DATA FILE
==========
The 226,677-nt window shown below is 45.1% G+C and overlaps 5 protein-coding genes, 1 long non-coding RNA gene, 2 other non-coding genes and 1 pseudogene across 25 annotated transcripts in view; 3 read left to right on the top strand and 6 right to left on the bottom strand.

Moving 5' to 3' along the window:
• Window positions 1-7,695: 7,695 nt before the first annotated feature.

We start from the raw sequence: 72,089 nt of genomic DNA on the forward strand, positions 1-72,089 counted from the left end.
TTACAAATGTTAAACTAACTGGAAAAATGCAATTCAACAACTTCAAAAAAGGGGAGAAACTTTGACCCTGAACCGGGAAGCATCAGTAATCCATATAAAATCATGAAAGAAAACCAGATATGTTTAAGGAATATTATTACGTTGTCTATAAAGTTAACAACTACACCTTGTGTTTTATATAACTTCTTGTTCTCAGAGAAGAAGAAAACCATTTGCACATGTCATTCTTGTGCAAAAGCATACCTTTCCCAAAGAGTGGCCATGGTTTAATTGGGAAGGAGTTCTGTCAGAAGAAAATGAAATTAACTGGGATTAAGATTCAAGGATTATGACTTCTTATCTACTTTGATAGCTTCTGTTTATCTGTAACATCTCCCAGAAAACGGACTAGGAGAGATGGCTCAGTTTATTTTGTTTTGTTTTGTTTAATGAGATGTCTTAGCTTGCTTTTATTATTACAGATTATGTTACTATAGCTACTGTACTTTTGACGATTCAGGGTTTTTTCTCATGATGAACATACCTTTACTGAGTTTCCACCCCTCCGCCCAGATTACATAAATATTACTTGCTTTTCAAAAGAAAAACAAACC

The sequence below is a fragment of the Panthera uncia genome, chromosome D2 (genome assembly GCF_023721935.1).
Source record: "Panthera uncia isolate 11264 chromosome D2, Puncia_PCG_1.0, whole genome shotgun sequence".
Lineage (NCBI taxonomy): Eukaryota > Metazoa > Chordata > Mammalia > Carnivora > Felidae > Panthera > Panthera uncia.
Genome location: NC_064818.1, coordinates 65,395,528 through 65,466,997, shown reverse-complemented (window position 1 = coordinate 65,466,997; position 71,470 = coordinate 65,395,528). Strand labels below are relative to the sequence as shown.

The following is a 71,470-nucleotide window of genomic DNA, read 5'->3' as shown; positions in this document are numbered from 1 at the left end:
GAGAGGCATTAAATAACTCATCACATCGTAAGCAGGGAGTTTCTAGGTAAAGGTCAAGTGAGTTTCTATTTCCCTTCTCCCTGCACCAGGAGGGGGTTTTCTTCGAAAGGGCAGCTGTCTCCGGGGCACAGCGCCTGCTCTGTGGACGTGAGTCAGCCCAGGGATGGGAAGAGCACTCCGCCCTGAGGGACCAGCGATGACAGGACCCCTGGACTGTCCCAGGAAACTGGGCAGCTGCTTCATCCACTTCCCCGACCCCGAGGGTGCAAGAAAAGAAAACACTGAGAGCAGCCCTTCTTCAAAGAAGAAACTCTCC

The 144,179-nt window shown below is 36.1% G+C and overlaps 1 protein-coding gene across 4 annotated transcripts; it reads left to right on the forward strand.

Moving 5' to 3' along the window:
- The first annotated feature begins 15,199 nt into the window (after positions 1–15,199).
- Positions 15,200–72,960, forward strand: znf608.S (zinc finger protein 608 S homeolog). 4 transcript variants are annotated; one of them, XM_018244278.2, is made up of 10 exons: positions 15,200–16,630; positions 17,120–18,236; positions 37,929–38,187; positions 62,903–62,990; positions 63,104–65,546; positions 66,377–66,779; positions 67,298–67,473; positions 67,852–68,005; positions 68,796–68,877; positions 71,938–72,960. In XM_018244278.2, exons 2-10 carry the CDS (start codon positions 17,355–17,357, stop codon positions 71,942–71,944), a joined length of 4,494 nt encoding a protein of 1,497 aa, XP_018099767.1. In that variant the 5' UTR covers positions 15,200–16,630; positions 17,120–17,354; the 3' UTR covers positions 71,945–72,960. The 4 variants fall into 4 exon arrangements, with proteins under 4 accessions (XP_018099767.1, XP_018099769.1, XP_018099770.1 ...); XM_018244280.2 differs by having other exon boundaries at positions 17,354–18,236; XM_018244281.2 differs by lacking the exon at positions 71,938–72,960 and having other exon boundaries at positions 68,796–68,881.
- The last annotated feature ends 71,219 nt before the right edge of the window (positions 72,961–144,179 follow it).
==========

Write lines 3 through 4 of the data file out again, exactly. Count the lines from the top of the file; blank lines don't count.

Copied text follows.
• Window positions 1-7,695: 7,695 nt before the first annotated feature.

We start from the raw sequence: 72,089 nt of genomic DNA on the forward strand, positions 1-72,089 counted from the left end.